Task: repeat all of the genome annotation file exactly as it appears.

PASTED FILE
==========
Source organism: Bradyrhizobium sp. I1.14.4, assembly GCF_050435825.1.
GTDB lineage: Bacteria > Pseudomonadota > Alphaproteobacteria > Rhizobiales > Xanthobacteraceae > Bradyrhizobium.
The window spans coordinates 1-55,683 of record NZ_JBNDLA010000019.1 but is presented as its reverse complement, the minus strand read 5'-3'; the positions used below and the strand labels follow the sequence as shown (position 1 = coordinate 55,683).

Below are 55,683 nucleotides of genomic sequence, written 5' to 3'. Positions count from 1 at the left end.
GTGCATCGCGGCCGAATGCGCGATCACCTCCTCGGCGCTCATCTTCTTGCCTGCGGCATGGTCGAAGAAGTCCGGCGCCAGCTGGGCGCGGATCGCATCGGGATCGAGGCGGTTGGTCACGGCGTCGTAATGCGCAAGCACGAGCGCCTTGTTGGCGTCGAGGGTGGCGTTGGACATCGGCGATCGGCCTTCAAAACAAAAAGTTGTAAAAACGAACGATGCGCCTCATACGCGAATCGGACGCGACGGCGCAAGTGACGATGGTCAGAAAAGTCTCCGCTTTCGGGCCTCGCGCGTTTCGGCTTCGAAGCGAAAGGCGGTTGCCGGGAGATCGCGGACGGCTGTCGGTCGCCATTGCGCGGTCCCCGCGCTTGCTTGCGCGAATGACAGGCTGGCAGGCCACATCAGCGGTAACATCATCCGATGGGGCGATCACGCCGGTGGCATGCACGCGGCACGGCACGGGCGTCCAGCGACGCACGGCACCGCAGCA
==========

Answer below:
Source organism: Bradyrhizobium sp. I1.14.4, assembly GCF_050435825.1.
GTDB lineage: Bacteria > Pseudomonadota > Alphaproteobacteria > Rhizobiales > Xanthobacteraceae > Bradyrhizobium.
The window spans coordinates 1-55,683 of record NZ_JBNDLA010000019.1 but is presented as its reverse complement, the minus strand read 5'-3'; the positions used below and the strand labels follow the sequence as shown (position 1 = coordinate 55,683).

Below are 55,683 nucleotides of genomic sequence, written 5' to 3'. Positions count from 1 at the left end.
GTGCATCGCGGCCGAATGCGCGATCACCTCCTCGGCGCTCATCTTCTTGCCTGCGGCATGGTCGAAGAAGTCCGGCGCCAGCTGGGCGCGGATCGCATCGGGATCGAGGCGGTTGGTCACGGCGTCGTAATGCGCAAGCACGAGCGCCTTGTTGGCGTCGAGGGTGGCGTTGGACATCGGCGATCGGCCTTCAAAACAAAAAGTTGTAAAAACGAACGATGCGCCTCATACGCGAATCGGACGCGACGGCGCAAGTGACGATGGTCAGAAAAGTCTCCGCTTTCGGGCCTCGCGCGTTTCGGCTTCGAAGCGAAAGGCGGTTGCCGGGAGATCGCGGACGGCTGTCGGTCGCCATTGCGCGGTCCCCGCGCTTGCTTGCGCGAATGACAGGCTGGCAGGCCACATCAGCGGTAACATCATCCGATGGGGCGATCACGCCGGTGGCATGCACGCGGCACGGCACGGGCGTCCAGCGACGCACGGCACCGCAGCA